Within Apple’s headquarters in Cupertino, California, you’ll find a company with a loathing mistrust of modern advertising. Earlier this year, CEO Tim Cook said of companies such as Google, Facebook, and Twitter, “They’re gobbling up everything they can learn about you and trying to monetize it. We think that’s wrong. And it’s not the kind of company that Apple wants to be.”
Turns out that all those billboards Apple uses on California’s Route 101 aren’t just there to sell you phones, tablets and watches. They’re also a very public confession of Apple’s preference for advertising’s future: Madison Avenue production and not much in the way of targeting.
Apple’s dislike of advertising’s modern techniques isn’t unique, but it implies a rejection of the belief that’s at the core of the companies driving the mobile/digital revolution in marketing. That thesis looks like this:
Gathering more consumer data will result in information that helps advertisers better understand their customers.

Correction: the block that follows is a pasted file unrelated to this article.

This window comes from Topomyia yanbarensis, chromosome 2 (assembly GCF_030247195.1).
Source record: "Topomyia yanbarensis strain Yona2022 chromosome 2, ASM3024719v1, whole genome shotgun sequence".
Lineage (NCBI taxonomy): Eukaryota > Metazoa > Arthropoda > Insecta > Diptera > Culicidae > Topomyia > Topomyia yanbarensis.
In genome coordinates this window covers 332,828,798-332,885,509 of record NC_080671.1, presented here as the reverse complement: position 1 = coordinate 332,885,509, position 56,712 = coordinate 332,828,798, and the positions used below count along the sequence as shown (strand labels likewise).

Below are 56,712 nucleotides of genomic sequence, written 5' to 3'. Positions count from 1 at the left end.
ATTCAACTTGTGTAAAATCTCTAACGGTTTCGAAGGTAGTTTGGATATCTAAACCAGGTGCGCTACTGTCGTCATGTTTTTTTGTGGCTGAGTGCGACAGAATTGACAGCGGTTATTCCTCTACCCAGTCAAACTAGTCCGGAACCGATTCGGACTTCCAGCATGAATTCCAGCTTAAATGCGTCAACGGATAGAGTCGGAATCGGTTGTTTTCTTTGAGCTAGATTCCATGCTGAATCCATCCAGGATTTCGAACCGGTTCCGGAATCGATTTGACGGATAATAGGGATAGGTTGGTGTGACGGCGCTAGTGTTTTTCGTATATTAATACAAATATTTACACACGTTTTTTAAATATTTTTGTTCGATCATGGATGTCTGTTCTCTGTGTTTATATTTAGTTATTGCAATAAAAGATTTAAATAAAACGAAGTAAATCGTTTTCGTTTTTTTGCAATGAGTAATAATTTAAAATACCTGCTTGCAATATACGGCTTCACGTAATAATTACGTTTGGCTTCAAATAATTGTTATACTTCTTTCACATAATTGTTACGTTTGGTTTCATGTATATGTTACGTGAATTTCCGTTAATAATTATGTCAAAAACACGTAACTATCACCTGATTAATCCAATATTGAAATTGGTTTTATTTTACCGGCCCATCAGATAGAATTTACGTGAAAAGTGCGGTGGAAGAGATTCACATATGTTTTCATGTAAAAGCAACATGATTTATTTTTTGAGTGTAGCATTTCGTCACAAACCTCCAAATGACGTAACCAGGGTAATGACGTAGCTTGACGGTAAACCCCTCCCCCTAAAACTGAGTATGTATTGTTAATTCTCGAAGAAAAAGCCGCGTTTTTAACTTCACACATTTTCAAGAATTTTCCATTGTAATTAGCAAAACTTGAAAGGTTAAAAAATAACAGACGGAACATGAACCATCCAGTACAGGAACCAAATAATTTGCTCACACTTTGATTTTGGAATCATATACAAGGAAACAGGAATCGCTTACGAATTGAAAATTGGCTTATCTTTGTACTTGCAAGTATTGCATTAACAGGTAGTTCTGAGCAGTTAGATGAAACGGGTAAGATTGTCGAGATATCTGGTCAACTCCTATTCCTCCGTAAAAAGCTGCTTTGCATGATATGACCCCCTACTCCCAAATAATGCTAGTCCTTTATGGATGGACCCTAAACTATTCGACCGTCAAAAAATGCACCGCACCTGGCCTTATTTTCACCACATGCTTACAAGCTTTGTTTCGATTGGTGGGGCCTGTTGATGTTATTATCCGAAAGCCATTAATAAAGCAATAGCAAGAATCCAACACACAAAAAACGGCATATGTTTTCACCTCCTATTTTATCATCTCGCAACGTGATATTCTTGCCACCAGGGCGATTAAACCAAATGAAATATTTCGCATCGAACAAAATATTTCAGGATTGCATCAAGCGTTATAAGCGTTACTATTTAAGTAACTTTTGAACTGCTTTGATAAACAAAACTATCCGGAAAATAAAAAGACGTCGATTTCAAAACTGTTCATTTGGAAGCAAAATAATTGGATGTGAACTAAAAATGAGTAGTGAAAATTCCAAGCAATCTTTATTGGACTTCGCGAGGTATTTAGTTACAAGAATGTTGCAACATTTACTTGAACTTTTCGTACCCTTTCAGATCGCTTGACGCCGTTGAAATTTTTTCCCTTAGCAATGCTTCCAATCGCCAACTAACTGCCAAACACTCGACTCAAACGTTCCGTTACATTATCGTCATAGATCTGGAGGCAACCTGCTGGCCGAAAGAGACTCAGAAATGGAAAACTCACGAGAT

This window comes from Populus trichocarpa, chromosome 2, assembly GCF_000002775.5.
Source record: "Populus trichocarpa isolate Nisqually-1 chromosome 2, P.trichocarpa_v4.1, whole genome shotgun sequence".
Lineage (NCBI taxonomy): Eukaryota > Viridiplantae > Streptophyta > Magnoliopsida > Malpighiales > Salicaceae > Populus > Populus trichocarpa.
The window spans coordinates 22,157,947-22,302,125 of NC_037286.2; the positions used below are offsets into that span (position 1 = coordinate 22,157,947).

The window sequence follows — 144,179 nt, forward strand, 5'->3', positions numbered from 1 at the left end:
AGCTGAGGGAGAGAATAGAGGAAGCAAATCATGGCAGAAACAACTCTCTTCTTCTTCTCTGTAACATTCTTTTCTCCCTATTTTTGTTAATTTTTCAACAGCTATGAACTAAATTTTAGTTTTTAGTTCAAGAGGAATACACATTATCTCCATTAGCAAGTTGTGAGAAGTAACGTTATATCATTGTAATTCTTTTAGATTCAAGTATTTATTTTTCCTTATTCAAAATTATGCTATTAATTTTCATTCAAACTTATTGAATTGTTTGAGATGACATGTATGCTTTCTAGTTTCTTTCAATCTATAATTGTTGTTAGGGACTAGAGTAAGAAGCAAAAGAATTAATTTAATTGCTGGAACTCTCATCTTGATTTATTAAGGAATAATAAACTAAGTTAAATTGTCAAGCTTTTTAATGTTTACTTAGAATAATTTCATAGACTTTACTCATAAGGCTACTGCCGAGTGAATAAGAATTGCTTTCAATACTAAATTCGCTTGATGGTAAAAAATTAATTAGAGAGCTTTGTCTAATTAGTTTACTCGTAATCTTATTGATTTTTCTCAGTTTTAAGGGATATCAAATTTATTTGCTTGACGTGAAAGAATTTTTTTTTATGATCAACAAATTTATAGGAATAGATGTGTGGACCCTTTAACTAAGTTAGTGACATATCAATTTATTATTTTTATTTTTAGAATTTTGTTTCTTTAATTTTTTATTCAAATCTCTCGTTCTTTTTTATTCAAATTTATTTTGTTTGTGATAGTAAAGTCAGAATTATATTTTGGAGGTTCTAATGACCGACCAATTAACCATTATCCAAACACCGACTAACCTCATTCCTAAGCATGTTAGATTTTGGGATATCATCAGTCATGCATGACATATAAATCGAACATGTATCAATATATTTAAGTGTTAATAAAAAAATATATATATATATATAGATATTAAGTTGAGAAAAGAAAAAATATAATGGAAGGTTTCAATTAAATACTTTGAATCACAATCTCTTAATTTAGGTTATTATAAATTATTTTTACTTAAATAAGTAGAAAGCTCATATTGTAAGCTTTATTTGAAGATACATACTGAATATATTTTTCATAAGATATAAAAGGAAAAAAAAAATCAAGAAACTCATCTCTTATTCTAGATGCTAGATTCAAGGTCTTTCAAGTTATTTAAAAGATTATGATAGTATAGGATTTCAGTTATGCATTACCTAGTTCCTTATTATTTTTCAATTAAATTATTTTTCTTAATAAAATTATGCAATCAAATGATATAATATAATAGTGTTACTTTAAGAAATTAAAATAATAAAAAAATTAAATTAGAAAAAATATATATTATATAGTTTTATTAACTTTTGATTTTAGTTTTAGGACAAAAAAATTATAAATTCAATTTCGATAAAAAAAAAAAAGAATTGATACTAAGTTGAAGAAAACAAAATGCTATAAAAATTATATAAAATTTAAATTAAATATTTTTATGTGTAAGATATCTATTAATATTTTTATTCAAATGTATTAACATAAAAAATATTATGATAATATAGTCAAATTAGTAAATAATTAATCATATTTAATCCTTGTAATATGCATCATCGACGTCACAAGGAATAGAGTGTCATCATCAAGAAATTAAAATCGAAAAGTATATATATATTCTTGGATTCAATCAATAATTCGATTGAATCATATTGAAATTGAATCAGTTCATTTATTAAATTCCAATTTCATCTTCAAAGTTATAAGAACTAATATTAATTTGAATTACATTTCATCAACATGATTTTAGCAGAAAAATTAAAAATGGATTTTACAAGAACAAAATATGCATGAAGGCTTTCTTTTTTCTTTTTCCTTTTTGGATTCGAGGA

In return for consumers sharing that information, consumers’ advertising experience should improve as they’re served ads that are informed by the insights advertisers glean from this data.
This in turn will ensure that future providers of “free” digital content – which covers nearly every network, newspaper and magazine ever to exist – will have the opportunity to successfully monetize that content via advertising.
[…] consistent with its self-proclaimed modesty about data collection and usage – see its iAd advertising platform, its much-maligned maps, and its refusal to cooperate with the FBI in the San Bernardino […]